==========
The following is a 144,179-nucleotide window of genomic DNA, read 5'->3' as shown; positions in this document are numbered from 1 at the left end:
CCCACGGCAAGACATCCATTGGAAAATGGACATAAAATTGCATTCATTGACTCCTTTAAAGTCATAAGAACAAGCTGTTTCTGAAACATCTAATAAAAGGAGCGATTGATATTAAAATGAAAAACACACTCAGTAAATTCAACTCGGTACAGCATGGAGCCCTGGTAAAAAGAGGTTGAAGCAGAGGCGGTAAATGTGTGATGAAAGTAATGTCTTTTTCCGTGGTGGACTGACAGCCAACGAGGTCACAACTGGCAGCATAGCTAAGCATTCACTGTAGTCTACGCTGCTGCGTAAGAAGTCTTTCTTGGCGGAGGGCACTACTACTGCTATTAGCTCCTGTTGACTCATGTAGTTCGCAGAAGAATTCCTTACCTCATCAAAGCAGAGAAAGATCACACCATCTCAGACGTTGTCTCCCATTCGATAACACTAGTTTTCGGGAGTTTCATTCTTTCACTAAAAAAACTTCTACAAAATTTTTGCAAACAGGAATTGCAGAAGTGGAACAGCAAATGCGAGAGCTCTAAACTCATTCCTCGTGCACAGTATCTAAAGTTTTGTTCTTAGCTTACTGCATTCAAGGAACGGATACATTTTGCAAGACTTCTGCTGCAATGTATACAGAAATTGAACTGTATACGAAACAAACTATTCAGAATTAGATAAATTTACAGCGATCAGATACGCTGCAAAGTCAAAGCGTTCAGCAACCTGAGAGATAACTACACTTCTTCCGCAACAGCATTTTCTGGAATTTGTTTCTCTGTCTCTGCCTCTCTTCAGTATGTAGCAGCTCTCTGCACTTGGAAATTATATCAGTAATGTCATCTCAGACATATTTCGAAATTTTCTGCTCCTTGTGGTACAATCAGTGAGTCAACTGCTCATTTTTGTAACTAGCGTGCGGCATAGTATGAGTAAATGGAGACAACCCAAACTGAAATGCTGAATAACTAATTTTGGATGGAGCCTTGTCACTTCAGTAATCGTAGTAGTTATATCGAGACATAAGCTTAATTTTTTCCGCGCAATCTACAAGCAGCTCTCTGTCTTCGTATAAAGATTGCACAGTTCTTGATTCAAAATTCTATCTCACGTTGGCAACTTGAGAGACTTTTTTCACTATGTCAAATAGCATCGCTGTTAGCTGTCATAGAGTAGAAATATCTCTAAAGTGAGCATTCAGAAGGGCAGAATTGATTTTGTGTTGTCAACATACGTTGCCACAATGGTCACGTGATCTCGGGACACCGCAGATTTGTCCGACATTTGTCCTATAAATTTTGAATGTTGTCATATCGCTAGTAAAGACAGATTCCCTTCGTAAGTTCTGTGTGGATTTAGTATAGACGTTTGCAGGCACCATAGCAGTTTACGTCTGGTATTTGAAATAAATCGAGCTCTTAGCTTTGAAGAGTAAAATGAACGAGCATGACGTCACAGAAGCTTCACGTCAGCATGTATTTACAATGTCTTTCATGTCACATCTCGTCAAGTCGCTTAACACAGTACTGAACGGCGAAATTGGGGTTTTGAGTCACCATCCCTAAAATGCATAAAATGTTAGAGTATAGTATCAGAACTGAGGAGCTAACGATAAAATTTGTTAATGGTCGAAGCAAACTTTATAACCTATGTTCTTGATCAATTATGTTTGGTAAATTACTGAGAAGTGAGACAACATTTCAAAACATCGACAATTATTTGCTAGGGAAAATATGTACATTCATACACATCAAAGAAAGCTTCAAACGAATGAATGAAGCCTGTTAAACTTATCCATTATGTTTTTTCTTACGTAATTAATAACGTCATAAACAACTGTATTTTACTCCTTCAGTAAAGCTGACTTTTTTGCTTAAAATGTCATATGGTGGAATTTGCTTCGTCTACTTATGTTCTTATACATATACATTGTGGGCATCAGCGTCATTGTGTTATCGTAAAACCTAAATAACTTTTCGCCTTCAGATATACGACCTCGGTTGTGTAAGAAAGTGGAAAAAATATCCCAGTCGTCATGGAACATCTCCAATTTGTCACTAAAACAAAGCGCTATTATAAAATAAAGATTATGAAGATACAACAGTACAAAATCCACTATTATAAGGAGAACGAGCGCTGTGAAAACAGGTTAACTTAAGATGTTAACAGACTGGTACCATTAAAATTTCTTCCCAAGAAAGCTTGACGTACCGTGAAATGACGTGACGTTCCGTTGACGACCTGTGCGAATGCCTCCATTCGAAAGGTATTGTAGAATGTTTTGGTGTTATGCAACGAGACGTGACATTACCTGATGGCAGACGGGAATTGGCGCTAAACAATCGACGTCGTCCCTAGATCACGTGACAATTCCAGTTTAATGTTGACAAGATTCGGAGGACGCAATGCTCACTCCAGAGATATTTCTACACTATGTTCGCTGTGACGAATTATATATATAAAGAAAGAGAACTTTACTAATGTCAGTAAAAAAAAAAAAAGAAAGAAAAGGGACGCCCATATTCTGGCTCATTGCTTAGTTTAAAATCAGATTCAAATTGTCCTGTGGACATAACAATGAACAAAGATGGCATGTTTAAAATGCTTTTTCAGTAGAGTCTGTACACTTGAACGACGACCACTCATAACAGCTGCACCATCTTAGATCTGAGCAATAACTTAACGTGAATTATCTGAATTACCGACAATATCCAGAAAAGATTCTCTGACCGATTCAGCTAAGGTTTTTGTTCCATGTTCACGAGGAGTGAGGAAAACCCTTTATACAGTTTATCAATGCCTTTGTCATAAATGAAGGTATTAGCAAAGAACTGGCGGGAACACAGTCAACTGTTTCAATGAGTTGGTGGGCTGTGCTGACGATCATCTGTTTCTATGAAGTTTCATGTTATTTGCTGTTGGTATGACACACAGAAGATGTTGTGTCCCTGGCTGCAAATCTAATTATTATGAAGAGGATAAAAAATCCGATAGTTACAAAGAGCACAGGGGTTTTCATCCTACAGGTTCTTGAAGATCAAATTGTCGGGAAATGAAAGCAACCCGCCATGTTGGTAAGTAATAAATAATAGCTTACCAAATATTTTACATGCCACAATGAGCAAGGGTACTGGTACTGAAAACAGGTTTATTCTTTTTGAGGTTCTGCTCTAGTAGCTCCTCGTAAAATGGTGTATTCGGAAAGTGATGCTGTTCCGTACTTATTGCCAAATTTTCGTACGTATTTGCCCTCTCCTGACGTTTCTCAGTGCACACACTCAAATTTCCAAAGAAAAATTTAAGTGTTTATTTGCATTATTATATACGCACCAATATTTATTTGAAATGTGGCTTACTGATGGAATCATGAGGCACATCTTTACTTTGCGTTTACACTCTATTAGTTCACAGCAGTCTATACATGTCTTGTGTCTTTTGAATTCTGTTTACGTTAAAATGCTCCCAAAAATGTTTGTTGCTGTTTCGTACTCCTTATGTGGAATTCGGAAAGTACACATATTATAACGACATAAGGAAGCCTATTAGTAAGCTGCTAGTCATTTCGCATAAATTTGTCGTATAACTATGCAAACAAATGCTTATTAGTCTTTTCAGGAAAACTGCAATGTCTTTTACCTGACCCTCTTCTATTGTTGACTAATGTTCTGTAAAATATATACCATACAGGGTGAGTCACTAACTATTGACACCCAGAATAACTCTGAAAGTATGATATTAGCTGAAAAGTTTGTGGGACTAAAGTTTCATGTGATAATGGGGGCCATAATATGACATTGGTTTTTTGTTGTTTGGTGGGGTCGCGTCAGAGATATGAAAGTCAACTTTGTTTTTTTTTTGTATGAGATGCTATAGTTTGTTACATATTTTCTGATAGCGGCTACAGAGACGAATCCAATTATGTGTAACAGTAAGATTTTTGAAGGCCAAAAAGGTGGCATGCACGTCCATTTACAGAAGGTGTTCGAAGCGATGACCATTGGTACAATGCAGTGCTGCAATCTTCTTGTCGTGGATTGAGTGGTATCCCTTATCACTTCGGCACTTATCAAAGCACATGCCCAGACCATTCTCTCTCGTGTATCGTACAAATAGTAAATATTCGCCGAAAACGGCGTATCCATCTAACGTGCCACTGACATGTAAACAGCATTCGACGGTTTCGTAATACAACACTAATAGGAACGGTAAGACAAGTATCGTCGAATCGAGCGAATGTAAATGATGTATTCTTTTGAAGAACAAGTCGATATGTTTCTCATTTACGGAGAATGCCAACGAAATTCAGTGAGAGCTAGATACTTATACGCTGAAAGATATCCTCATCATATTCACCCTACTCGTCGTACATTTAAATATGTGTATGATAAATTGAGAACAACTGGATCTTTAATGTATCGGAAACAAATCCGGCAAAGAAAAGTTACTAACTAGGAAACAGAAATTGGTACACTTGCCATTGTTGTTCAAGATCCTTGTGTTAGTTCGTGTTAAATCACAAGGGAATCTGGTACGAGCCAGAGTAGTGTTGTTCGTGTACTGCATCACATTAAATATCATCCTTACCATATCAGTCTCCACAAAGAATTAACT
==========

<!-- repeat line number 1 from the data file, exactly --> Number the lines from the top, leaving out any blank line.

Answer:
The following is a 144,179-nucleotide window of genomic DNA, read 5'->3' as shown; positions in this document are numbered from 1 at the left end: